There was a joyous and vibrant atmosphere at Celtic Park on Sunday as fans returned for the first competitive match of the 2022/23 campaign against Aberdeen.
Before the flag was raised into the air to signal the start of the Scottish Premiership season, the supporters combined not only for a spine-tingling rendition of ‘You’ll Never Walk Alone’, but for one of the most memorable tifo displays in recent memory.
Expectations were high as the opening whistle sounded, and the fans didn’t have to wait too long to burst out of their seats again as Celtic took the lead with just three minutes on the clock.
From a Matt O’Riler corner-kick, Stephen Welsh rose above everyone inside the box to glance a lovely header across goal into the bottom left corner.
It was the perfect start to the game and the perfect start to the season.
From then, the Hoops dominated possession and created a hatful of chances. In the end, only one more goal would be added to the tally for the day as Jota sent a thunderbolt into the top left corner from 25 yards.
Many fans were expecting and hoping for a result a bit more comprehensive, but there aren’t too many complaints to be made about a winning start on the opening day of the season and a clean sheet.
Some talking points did arise from proceedings, though…
Should Daizen Maeda be an automatic starter in the league?
Since being brought to Celtic in the 2022 January transfer window, Daizen Maeda has started 15 out of a possible 17 matches in the Scottish Premiership. In that time he has a return of six goals scored and five assists recorded.
That is certainly not to be sniffed at, but it could be argued that Maeda may be better suited for certain matches.
His most impressive attributes are clear – he is an absolute workhorse, is extremely fit, does exactly as the manager asks, and is a team player.
Those are all admirable traits for a player and ones that are vital in a side that presses with such intensity.
But, there have been too many occasions in a Celtic shirt when Maeda’s actual quality on the ball has let him down.
In every single home game in the Premiership this season, Celtic will face at least 10 men behind the ball for the majority of proceedings, which dilutes the need for high pressing at the top end of the pitch.
Yes, the pressing is required to win the ball back in dangerous areas and Maeda is fantastic at that. However, using Aberdeen as an example, Maeda can’t press if the ball is constantly going over his head and that is what happened on Saturday as the Dons were more than happy to continually surrender possession with aimless thumps up the park.
The onus went on the likes of Maeda and Jota to create within tight areas and provide quality into the box for Kyogo whether it be via low crosses or a pass in between the lines.
Maeda gets into great positions, but his ability to capitalise on them isn’t always up to scratch.
Also, he again found himself with a great headed opportunity at the far post – just like against Rangers last season – only to bizarrely send the ball back out of the box with a square header rather than hitting the target.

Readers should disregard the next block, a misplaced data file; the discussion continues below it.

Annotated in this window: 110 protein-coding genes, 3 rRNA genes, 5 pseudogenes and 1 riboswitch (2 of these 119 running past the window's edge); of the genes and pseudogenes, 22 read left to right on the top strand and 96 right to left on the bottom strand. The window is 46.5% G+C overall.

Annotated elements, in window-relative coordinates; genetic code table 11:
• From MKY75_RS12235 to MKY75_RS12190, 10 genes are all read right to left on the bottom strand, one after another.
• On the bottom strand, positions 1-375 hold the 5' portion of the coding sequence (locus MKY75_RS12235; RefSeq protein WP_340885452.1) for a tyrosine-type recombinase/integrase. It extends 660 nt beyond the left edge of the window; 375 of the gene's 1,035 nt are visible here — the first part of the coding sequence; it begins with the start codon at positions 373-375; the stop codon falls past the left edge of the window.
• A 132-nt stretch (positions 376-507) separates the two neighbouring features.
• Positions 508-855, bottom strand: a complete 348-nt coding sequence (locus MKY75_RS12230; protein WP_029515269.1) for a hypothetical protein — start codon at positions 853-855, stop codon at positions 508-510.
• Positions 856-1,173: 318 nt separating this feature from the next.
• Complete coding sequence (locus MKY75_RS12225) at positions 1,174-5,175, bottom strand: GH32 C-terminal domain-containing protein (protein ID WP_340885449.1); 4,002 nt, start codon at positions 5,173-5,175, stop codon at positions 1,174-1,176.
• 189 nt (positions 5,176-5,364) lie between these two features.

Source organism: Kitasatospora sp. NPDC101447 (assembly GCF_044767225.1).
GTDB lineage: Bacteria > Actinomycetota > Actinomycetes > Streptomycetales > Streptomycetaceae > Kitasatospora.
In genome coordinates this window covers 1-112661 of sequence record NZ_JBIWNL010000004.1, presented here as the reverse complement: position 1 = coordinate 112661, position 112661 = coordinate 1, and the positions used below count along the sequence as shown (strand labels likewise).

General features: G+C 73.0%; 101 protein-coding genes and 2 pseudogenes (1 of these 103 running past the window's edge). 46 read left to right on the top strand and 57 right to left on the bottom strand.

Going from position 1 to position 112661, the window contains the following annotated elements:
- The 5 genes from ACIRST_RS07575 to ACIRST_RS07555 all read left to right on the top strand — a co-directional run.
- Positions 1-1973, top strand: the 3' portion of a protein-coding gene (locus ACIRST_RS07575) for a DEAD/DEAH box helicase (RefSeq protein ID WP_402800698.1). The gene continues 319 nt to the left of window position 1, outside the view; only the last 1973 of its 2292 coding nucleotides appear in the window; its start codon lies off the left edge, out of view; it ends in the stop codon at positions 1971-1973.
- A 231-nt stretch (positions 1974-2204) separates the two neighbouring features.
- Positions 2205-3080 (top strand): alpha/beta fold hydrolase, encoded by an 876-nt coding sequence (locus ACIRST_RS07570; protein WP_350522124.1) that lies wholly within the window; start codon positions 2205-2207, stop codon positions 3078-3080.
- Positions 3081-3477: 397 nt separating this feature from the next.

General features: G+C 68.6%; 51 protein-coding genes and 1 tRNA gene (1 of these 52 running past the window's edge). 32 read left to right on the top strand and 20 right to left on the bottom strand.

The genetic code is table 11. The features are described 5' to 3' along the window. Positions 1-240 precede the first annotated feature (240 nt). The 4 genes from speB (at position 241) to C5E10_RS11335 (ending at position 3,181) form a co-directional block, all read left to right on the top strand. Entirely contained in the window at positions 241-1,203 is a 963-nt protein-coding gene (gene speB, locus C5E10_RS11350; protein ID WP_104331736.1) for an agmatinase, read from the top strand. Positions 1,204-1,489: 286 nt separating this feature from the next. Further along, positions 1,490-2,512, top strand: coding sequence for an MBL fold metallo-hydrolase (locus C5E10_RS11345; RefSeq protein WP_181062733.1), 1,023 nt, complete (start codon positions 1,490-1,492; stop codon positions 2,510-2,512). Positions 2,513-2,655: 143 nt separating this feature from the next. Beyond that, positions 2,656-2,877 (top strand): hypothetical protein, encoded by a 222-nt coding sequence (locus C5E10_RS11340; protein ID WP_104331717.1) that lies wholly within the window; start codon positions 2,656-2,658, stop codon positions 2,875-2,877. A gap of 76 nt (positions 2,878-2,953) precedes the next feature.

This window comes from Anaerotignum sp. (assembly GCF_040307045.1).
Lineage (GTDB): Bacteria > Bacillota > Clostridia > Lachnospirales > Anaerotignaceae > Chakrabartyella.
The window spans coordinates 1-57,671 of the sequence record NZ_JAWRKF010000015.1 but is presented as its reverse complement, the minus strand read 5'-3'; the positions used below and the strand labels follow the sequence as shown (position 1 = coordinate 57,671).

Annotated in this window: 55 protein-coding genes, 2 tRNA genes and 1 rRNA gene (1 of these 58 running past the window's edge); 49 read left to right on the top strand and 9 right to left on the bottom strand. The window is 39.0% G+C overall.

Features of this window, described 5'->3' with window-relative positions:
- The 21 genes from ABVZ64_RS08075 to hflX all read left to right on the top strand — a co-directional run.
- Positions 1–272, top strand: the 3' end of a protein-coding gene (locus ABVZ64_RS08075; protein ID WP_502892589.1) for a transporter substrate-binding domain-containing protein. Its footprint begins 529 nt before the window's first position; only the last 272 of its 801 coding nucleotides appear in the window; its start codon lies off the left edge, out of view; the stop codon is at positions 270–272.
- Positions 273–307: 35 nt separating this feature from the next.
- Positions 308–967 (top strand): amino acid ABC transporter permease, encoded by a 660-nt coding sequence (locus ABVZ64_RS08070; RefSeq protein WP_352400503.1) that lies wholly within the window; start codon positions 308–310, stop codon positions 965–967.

Celtic now have options in the wide areas and Liel Abada is certainly more of a direct threat on goal than Maeda, as his contributions last season proved. Also, would any fan really say no to another creative winger coming in?
Maeda will undoubtedly be a vital man for Celtic and Postecoglou this season, but will his talents be better suited to the Champions League when the team will need his fitness and defensive responsibility rather than domestically when plenty of creativity will be required?
The Need for a Midfield Anchorman
Celtic’s win on Saturday was probably as comprehensive a 2-0 victory as you will see, even if the supporters were naturally hungry for more goals.
Celtic had 69% possession, completed 684 passes to Aberdeen’s 319, had nine corners and sent 21 shots on goal with nine hitting the target.
But, there were a couple of moments of concern that Postecoglou will have mentally taken note of.
Aberdeen’s best chance of the match came in the first half when Jonny Hayes found himself completely free near the edge of the box. With the goal at his mercy, he sent a strike wide of the mark as the fans breathed a sigh of relief.
That chance, and a number of other potentially dangerous counters from Aberdeen, all came via a break of the ball in midfield.
These kinds of breaks will be devastating to the team in Europe, and on Saturday we survived a few due to the pace of Cameron Carter-Vickers at the back.
The incidents highlighted Celtic’s need for a midfield anchorman – someone to be there to mop up those stray balls. Callum McGregor remains the club’s best player and talisman, but he can’t do everything himself in midfield and so if he dares to venture forward or not be 100% completely disciplined in there, the team are caught cold.
The likes of O’Riley and Hatate, after all, aren’t going to sprint back at full pace if we lose the ball in midfield. They just aren’t as their talents lie elsewhere.
A midfield enforcer would allow McGregor to create without the added pressure of marshalling space.